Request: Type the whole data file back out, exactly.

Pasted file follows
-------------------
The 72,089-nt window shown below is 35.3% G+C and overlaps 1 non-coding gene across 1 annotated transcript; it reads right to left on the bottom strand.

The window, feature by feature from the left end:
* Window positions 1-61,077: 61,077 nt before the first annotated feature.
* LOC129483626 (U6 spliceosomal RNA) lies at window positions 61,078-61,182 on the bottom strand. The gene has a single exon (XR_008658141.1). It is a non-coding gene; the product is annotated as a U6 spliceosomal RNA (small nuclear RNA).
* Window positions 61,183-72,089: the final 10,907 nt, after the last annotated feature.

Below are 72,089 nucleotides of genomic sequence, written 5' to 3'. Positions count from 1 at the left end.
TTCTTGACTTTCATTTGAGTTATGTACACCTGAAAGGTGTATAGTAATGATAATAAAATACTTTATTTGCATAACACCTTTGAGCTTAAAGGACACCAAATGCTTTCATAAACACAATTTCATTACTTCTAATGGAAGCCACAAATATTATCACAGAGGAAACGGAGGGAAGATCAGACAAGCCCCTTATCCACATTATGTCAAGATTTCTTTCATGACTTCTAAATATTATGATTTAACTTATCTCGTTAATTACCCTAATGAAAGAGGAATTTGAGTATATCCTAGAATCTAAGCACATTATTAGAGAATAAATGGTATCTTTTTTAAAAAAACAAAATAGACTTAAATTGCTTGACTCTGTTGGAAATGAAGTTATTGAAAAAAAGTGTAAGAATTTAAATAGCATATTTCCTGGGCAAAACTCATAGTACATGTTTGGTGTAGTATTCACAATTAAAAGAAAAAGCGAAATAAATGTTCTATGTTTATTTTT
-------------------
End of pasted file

The 72,089-nt window shown below is 35.3% G+C and overlaps 1 non-coding gene across 1 annotated transcript; it reads right to left on the bottom strand.

The window, feature by feature from the left end:
* Window positions 1-61,077: 61,077 nt before the first annotated feature.
* LOC129483626 (U6 spliceosomal RNA) lies at window positions 61,078-61,182 on the bottom strand. The gene has a single exon (XR_008658141.1). It is a non-coding gene; the product is annotated as a U6 spliceosomal RNA (small nuclear RNA).
* Window positions 61,183-72,089: the final 10,907 nt, after the last annotated feature.

Below are 72,089 nucleotides of genomic sequence, written 5' to 3'. Positions count from 1 at the left end.
TTCTTGACTTTCATTTGAGTTATGTACACCTGAAAGGTGTATAGTAATGATAATAAAATACTTTATTTGCATAACACCTTTGAGCTTAAAGGACACCAAATGCTTTCATAAACACAATTTCATTACTTCTAATGGAAGCCACAAATATTATCACAGAGGAAACGGAGGGAAGATCAGACAAGCCCCTTATCCACATTATGTCAAGATTTCTTTCATGACTTCTAAATATTATGATTTAACTTATCTCGTTAATTACCCTAATGAAAGAGGAATTTGAGTATATCCTAGAATCTAAGCACATTATTAGAGAATAAATGGTATCTTTTTTAAAAAAACAAAATAGACTTAAATTGCTTGACTCTGTTGGAAATGAAGTTATTGAAAAAAAGTGTAAGAATTTAAATAGCATATTTCCTGGGCAAAACTCATAGTACATGTTTGGTGTAGTATTCACAATTAAAAGAAAAAGCGAAATAAATGTTCTATGTTTATTTTT